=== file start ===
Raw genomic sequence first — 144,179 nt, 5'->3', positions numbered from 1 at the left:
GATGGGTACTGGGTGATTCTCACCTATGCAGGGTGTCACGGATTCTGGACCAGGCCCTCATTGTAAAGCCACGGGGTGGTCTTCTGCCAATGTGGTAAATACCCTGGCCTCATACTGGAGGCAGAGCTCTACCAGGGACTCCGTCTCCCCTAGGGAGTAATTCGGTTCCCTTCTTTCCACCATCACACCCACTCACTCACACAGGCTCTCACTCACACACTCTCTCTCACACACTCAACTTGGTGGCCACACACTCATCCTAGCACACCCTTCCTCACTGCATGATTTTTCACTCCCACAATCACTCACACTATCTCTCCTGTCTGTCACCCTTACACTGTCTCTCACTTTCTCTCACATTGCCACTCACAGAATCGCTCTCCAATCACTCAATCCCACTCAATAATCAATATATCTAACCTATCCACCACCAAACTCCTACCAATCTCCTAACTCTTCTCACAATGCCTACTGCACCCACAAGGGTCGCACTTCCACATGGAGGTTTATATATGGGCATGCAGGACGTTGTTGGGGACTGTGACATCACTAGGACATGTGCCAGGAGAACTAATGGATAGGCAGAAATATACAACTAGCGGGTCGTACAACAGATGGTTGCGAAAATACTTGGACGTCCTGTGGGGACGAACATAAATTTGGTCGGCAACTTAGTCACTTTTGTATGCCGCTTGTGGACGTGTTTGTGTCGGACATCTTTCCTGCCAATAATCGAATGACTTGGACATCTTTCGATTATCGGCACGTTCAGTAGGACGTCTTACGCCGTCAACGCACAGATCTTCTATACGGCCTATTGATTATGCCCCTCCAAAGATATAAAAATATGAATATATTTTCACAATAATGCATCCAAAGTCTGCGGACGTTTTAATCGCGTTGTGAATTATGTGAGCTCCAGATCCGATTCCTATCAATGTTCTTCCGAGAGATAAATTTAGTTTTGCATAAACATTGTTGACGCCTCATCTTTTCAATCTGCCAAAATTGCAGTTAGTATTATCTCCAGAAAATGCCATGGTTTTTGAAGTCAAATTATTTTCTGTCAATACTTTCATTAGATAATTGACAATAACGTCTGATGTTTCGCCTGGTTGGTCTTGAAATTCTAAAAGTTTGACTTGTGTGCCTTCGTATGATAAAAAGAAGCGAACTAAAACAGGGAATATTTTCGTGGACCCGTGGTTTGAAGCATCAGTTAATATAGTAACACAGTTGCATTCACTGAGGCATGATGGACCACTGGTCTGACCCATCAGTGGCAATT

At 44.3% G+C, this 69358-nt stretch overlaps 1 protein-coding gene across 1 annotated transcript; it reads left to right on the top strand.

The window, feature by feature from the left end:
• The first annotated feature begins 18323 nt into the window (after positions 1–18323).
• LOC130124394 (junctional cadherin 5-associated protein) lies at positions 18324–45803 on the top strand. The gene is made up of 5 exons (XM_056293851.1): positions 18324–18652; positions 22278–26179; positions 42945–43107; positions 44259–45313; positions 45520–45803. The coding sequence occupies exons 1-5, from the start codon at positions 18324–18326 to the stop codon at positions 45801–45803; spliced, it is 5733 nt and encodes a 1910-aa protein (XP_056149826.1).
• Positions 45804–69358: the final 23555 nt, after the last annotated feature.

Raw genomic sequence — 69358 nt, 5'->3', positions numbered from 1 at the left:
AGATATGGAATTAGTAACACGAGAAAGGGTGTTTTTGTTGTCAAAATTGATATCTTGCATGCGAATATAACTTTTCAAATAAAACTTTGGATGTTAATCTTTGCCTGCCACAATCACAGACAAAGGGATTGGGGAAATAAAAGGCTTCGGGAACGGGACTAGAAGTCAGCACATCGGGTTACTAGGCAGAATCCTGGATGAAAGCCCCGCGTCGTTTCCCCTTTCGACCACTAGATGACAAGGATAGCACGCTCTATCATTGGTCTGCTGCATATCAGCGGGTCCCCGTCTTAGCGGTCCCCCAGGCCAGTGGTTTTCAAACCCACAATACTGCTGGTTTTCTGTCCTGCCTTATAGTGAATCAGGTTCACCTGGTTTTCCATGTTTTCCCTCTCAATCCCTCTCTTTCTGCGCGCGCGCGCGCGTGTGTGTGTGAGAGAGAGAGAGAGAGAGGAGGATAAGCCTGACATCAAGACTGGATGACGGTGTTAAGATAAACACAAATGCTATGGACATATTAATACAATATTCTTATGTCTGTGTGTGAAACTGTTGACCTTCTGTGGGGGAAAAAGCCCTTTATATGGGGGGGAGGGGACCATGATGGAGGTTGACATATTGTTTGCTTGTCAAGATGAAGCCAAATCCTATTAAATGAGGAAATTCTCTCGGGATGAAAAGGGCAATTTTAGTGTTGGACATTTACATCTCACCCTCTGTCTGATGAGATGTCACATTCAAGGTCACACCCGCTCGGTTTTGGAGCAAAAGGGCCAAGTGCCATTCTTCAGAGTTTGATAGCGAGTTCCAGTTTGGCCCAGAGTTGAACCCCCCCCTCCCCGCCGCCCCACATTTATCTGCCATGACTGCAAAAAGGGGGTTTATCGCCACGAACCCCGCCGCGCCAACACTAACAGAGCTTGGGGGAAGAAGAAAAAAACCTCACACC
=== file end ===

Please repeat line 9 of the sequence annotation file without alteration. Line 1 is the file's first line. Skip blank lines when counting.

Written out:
AGATATGGAATTAGTAACACGAGAAAGGGTGTTTTTGTTGTCAAAATTGATATCTTGCATGCGAATATAACTTTTCAAATAAAACTTTGGATGTTAATCTTTGCCTGCCACAATCACAGACAAAGGGATTGGGGAAATAAAAGGCTTCGGGAACGGGACTAGAAGTCAGCACATCGGGTTACTAGGCAGAATCCTGGATGAAAGCCCCGCGTCGTTTCCCCTTTCGACCACTAGATGACAAGGATAGCACGCTCTATCATTGGTCTGCTGCATATCAGCGGGTCCCCGTCTTAGCGGTCCCCCAGGCCAGTGGTTTTCAAACCCACAATACTGCTGGTTTTCTGTCCTGCCTTATAGTGAATCAGGTTCACCTGGTTTTCCATGTTTTCCCTCTCAATCCCTCTCTTTCTGCGCGCGCGCGCGCGTGTGTGTGTGAGAGAGAGAGAGAGAGAGGAGGATAAGCCTGACATCAAGACTGGATGACGGTGTTAAGATAAACACAAATGCTATGGACATATTAATACAATATTCTTATGTCTGTGTGTGAAACTGTTGACCTTCTGTGGGGGAAAAAGCCCTTTATATGGGGGGGAGGGGACCATGATGGAGGTTGACATATTGTTTGCTTGTCAAGATGAAGCCAAATCCTATTAAATGAGGAAATTCTCTCGGGATGAAAAGGGCAATTTTAGTGTTGGACATTTACATCTCACCCTCTGTCTGATGAGATGTCACATTCAAGGTCACACCCGCTCGGTTTTGGAGCAAAAGGGCCAAGTGCCATTCTTCAGAGTTTGATAGCGAGTTCCAGTTTGGCCCAGAGTTGAACCCCCCCCTCCCCGCCGCCCCACATTTATCTGCCATGACTGCAAAAAGGGGGTTTATCGCCACGAACCCCGCCGCGCCAACACTAACAGAGCTTGGGGGAAGAAGAAAAAAACCTCACACC